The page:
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The Hamming distance satisfies the triangle inequality that is for all $x,y,u$ in $c$ such that $d(x,y) \le d(x,u) + d(u,y)$ where $c$ is a code. Also when does the equality hold?

My approach is: turn $x$ to $u$ by changing at most $d(x,u)$ letters and turn $u$ to $y$ by changing at most $d(u,y)$ letters. So turning $x$ to $t$ will change no more than $d(x,u) + d(u,y)$ letters.

By looking at the following example, $x = 001111, \ y = 111111, \ z = 011111$, the equality holds when changing $x$ to $y$, $z$ is just an intermediate step.

Does this make sense?

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It’s a good intuition, but some work is needed in order to translate it into a proof. For $x\in C$ assume that $x=x_1\ldots x_n$. For $x,y\in C$ let $D(x,y)=\{k:x_k\ne y_k\}$; then by definition $d(x,y)=|D(x,y)|$.

Now suppose that $x,y,z\in C$. Then

$$D(x,y)=D(x,z)\mathrel{\triangle}D(z,y)\subseteq D(x,z)\cup D(z,y)\;,$$

where $\triangle$ denotes the symmetric difference, and therefore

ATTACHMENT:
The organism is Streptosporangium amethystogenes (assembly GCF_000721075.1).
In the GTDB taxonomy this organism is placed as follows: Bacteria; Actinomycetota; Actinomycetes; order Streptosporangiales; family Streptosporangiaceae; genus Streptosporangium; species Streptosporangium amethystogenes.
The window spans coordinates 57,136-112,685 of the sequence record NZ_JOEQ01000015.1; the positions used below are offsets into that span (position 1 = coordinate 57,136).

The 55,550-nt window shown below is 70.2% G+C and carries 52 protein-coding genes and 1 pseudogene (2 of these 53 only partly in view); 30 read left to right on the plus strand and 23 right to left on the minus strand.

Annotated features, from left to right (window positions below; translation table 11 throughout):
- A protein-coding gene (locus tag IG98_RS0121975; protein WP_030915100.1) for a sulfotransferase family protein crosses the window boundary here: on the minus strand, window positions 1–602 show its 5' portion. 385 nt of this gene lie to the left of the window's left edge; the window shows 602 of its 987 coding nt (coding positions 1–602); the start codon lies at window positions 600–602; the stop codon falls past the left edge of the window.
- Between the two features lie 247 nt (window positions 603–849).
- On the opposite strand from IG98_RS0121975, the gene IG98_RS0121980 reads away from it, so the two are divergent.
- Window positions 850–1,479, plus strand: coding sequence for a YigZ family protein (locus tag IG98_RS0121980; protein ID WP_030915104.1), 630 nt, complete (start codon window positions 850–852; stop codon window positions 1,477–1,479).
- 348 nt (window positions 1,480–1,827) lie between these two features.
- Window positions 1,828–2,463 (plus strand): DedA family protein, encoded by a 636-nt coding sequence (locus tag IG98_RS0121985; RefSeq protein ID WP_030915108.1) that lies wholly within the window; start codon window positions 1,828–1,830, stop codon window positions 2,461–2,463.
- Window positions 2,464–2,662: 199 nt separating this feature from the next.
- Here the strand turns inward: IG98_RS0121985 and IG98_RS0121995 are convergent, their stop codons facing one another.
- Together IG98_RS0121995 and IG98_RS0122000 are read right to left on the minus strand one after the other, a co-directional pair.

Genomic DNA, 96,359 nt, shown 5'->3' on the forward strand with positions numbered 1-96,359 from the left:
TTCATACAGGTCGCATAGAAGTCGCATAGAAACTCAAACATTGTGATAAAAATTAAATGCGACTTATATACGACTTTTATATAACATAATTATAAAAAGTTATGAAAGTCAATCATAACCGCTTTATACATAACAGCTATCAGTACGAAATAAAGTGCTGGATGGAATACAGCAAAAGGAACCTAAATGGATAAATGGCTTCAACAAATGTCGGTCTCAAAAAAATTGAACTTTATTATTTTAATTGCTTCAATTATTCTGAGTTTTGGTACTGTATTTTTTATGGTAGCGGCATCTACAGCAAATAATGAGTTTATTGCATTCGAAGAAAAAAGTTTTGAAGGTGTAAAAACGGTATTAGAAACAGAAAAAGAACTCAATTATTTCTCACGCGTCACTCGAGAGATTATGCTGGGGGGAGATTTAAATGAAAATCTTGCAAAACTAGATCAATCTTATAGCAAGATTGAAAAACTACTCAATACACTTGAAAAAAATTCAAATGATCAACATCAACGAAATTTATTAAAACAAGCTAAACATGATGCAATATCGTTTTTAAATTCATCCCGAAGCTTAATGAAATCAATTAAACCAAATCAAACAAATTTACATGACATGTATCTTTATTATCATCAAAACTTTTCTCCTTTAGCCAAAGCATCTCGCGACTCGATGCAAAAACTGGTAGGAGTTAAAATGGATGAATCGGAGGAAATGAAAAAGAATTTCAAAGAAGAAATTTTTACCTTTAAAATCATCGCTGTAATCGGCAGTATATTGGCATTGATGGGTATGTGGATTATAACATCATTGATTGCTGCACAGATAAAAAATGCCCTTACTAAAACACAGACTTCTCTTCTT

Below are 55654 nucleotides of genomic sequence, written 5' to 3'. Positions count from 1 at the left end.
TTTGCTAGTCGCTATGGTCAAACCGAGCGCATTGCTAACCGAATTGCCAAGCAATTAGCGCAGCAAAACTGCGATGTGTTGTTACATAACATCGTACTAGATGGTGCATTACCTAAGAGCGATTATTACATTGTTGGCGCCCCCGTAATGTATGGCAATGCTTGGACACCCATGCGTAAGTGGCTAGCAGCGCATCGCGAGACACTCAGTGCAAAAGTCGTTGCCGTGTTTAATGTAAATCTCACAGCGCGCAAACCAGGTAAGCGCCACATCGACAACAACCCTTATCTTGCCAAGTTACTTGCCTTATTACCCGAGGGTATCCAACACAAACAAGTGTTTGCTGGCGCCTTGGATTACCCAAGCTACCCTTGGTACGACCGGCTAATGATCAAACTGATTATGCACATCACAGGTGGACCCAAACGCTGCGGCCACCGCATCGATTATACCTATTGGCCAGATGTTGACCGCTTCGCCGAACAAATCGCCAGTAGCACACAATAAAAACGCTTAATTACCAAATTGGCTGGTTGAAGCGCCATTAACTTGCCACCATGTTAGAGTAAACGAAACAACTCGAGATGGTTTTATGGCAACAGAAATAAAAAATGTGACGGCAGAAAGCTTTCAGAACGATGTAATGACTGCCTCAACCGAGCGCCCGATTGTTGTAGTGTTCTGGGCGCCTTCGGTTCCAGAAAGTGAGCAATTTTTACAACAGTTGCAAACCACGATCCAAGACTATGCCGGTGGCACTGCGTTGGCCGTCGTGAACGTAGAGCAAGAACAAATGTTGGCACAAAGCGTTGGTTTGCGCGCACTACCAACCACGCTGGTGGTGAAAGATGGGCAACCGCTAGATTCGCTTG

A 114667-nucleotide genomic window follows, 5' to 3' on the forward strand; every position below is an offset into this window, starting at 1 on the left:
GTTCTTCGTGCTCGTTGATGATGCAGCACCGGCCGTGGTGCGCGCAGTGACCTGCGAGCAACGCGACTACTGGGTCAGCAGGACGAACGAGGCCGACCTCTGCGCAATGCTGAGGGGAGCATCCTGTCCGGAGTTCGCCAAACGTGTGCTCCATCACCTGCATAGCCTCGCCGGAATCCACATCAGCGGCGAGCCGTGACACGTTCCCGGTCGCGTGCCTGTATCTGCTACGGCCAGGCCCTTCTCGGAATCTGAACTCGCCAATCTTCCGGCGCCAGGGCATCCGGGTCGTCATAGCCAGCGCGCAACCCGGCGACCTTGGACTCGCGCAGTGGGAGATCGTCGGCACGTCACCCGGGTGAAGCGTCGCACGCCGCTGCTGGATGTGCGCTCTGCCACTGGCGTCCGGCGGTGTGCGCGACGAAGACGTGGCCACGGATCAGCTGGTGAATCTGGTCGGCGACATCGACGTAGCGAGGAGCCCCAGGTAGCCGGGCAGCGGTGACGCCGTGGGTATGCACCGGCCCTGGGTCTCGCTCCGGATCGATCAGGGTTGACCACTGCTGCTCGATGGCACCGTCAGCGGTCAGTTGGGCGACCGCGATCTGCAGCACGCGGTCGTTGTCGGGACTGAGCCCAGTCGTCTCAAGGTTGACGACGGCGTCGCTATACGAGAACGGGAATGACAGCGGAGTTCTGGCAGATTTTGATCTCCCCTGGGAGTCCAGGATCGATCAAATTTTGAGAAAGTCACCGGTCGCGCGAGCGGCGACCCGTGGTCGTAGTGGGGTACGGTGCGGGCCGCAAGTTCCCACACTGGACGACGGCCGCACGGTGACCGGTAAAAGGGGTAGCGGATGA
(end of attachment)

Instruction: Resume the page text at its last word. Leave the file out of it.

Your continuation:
$$d(x,y)=|D(x,y)|\le|D(x,z)\cup D(z,y)|\le|D(x,z)|+|D(z,y)|=d(x,z)+d(z,y)\;.$$

The equality $D(x,y)=D(x,z)\mathrel{\triangle}D(z,y)$ is really just your observation that to get from $x$ to $y$, we can first flip the bits in $D(x,z)$ to get from $x$ to $z$ and then flip the bits in $D(z,y)$ to get from $z$ to $y$. The bits that are affected by at least one stage of this process are those in $D(x,z)\cup D(z,y)$, and those that are affected by both stages are those in $D(x,z)\cap D(z,y)$. Thus $D(x,y)$, the set of bits that are actually changed in going from $x$ to $y$ by way of $z$ are those in

$$\big(D(x,z)\cup D(z,y)\big)\setminus\big(D(x,z)\cap D(z,y)\big)=D(x,z)\mathrel{\triangle}D(z,y)\;.$$

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